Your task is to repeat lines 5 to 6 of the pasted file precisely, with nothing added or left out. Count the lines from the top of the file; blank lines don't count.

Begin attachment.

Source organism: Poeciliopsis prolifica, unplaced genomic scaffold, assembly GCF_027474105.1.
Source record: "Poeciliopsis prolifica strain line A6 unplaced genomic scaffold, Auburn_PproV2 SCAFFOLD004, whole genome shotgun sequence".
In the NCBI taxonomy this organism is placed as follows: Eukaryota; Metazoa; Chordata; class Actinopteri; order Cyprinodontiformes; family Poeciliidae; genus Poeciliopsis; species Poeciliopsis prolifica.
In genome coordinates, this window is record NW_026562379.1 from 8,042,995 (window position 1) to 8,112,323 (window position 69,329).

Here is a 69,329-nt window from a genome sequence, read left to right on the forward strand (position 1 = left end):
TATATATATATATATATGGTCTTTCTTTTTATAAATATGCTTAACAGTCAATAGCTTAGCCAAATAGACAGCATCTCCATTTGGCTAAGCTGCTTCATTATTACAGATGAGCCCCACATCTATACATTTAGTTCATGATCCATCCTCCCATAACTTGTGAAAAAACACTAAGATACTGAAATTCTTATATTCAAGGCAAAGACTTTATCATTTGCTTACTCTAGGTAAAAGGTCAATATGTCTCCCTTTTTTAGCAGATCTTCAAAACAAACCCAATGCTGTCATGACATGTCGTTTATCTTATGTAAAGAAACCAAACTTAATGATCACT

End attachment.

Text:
Here is a 69,329-nt window from a genome sequence, read left to right on the forward strand (position 1 = left end):
TATATATATATATATATGGTCTTTCTTTTTATAAATATGCTTAACAGTCAATAGCTTAGCCAAATAGACAGCATCTCCATTTGGCTAAGCTGCTTCATTATTACAGATGAGCCCCACATCTATACATTTAGTTCATGATCCATCCTCCCATAACTTGTGAAAAAACACTAAGATACTGAAATTCTTATATTCAAGGCAAAGACTTTATCATTTGCTTACTCTAGGTAAAAGGTCAATATGTCTCCCTTTTTTAGCAGATCTTCAAAACAAACCCAATGCTGTCATGACATGTCGTTTATCTTATGTAAAGAAACCAAACTTAATGATCACT